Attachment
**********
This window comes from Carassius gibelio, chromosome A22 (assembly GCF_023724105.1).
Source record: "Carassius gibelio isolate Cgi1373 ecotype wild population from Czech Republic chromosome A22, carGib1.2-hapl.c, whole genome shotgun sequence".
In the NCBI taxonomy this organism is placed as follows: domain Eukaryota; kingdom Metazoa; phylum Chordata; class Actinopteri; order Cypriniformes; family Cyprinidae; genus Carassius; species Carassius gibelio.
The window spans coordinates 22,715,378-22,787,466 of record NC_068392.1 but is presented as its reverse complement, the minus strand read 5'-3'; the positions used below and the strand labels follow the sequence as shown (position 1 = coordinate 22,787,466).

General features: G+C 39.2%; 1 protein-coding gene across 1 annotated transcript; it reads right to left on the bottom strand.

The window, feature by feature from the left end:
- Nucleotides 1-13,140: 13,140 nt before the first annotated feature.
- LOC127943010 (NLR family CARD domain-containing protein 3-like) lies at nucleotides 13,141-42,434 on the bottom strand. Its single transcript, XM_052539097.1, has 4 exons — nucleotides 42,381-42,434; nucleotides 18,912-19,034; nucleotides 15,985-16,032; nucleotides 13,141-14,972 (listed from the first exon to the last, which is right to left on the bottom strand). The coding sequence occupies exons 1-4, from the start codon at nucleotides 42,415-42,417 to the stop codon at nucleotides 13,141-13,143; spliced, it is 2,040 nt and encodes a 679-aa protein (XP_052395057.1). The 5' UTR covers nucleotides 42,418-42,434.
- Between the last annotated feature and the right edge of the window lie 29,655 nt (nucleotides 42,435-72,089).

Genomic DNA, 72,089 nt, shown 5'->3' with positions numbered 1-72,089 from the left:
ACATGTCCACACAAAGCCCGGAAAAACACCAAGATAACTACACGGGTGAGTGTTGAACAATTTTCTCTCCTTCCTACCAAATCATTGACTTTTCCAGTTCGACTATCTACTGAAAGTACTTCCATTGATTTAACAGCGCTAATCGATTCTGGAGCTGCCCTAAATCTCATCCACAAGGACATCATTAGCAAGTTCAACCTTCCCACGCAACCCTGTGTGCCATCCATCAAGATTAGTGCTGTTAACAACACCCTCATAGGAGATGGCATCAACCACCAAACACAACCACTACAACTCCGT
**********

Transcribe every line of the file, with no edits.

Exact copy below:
This window comes from Carassius gibelio, chromosome A22 (assembly GCF_023724105.1).
Source record: "Carassius gibelio isolate Cgi1373 ecotype wild population from Czech Republic chromosome A22, carGib1.2-hapl.c, whole genome shotgun sequence".
In the NCBI taxonomy this organism is placed as follows: domain Eukaryota; kingdom Metazoa; phylum Chordata; class Actinopteri; order Cypriniformes; family Cyprinidae; genus Carassius; species Carassius gibelio.
The window spans coordinates 22,715,378-22,787,466 of record NC_068392.1 but is presented as its reverse complement, the minus strand read 5'-3'; the positions used below and the strand labels follow the sequence as shown (position 1 = coordinate 22,787,466).

General features: G+C 39.2%; 1 protein-coding gene across 1 annotated transcript; it reads right to left on the bottom strand.

The window, feature by feature from the left end:
- Nucleotides 1-13,140: 13,140 nt before the first annotated feature.
- LOC127943010 (NLR family CARD domain-containing protein 3-like) lies at nucleotides 13,141-42,434 on the bottom strand. Its single transcript, XM_052539097.1, has 4 exons — nucleotides 42,381-42,434; nucleotides 18,912-19,034; nucleotides 15,985-16,032; nucleotides 13,141-14,972 (listed from the first exon to the last, which is right to left on the bottom strand). The coding sequence occupies exons 1-4, from the start codon at nucleotides 42,415-42,417 to the stop codon at nucleotides 13,141-13,143; spliced, it is 2,040 nt and encodes a 679-aa protein (XP_052395057.1). The 5' UTR covers nucleotides 42,418-42,434.
- Between the last annotated feature and the right edge of the window lie 29,655 nt (nucleotides 42,435-72,089).

Genomic DNA, 72,089 nt, shown 5'->3' with positions numbered 1-72,089 from the left:
ACATGTCCACACAAAGCCCGGAAAAACACCAAGATAACTACACGGGTGAGTGTTGAACAATTTTCTCTCCTTCCTACCAAATCATTGACTTTTCCAGTTCGACTATCTACTGAAAGTACTTCCATTGATTTAACAGCGCTAATCGATTCTGGAGCTGCCCTAAATCTCATCCACAAGGACATCATTAGCAAGTTCAACCTTCCCACGCAACCCTGTGTGCCATCCATCAAGATTAGTGCTGTTAACAACACCCTCATAGGAGATGGCATCAACCACCAAACACAACCACTACAACTCCGT